Selling off the East Coast train service could see Northumberland towns lose out on links to London.
A Northumberland commuter group has warned that the new franchise agreement does not have enough guarantees written into it for services from Morpeth, Alnmouth and Berwick after a takeover in March 2015.
The South East Northumberland Rail User Group said that early connections to Newcastle and London could go as the minimum service levels are re-written.
Group chairman Dennis Fancett said: “As far as we can see, the all-important early-morning Monday to Friday southbound connection from Morpeth to the Flying Scotsman service with current arrival in London by 09.40 is no longer a specified requirement. The earliest requirement for arrival in London from Morpeth reverts to 10.05, making that 10.00 business meeting impossible once again.”
Other changes mean the later northbound Friday-only service from London to Morpeth and Alnmouth at 7.30pm is not a specified requirement.
The new operator will only be required to offer Morpeth services up to 6.30pm. And, from May 2020, the new operator will not be required to offer an evening departure from London to Morpeth on weekdays.
Mr Fancett added: “When it comes to the new High Speed Line, the DfT is very quick to point out that better, faster rail connections with London will boost economic growth.
“Yet for South East Northumberland, more in need of an economic stimulus than possibly any other region in England, and certainly not yet seeing any signs of the recovery that may be evident elsewhere, either the DfT does not accept the link between improved rail connections and regional growth, or it is content to let this region flounder by permitting the new operator to cut vital connections to and from London much needed by our business community.”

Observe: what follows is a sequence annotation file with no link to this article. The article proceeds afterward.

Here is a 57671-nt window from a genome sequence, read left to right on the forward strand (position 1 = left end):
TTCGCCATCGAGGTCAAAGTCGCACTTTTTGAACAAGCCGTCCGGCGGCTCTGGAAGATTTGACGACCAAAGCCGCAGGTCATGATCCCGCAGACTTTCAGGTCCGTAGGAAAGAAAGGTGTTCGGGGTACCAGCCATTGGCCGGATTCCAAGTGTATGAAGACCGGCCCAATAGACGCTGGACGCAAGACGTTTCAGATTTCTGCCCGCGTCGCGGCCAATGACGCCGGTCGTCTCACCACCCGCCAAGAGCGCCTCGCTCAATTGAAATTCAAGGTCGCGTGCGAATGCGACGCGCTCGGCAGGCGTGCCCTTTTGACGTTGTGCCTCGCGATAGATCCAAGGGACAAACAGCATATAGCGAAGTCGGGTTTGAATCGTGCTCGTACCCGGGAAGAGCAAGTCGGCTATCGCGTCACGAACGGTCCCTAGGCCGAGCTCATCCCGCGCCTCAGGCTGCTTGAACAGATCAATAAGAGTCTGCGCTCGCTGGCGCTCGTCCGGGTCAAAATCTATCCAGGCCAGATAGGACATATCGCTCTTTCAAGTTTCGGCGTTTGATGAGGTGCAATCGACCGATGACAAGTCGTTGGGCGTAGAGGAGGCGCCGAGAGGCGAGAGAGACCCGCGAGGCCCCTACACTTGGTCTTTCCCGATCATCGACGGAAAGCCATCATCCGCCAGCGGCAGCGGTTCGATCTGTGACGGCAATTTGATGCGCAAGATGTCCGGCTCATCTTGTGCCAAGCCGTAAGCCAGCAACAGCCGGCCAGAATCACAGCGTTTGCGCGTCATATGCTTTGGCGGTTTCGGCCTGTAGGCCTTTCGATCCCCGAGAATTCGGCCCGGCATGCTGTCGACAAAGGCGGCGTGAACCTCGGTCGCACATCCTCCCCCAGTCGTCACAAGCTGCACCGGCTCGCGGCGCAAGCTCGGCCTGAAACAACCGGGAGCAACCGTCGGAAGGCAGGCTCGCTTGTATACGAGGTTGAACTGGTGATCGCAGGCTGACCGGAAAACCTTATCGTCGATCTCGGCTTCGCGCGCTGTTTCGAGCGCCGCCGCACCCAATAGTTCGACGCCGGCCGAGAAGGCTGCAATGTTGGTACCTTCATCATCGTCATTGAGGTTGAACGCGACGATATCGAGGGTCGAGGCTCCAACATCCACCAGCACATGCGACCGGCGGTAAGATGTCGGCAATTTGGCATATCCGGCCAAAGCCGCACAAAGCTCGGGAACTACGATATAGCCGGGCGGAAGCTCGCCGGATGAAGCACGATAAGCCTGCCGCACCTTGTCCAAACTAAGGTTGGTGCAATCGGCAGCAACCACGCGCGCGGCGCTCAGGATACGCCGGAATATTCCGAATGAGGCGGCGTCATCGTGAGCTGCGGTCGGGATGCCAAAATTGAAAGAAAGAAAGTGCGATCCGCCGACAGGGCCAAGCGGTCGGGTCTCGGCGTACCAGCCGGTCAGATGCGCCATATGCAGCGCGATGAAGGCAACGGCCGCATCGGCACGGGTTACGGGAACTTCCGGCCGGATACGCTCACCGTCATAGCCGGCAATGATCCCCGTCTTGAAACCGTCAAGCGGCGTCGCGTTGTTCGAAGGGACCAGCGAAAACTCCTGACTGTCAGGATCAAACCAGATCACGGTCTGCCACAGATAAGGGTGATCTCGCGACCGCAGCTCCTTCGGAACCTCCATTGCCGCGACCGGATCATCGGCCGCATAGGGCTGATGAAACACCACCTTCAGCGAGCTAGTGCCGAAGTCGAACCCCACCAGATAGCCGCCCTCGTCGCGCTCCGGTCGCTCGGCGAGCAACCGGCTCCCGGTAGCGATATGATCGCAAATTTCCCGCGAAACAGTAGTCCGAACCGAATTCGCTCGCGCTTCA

Berwick MP Sir Alan Beith said he will be meeting the rail minister to ensure local services do not lose out. He told The Journal: “As well as stops at Morpeth and Alnmouth which are specified in the franchise for the East Coast Main Line, operators both private and public have provided some additional stops which have proved to be really valuable to local people and I am keen to see these retained.”
Three firms are in the running to take over the franchise. They include a consortium of Keolis, a French firm which is majority owned by SNCF, France’s national state-owned railway company, and Eurostar, which is also majority-owned by SNCF.
The other bidders include East Coast Trains Ltd, a business owned by First Group Plc, and Inter City Railways Limited, which is owned by Stagecoach Transport Holdings Limited and Virgin Holdings Limited.
A DfT spokesman said: “Train operators are best placed to design services which best meet the needs of passengers. That is why our new approach to franchising offers them the flexibility to develop a timetable which offers the best service for passengers in the most cost effective way.”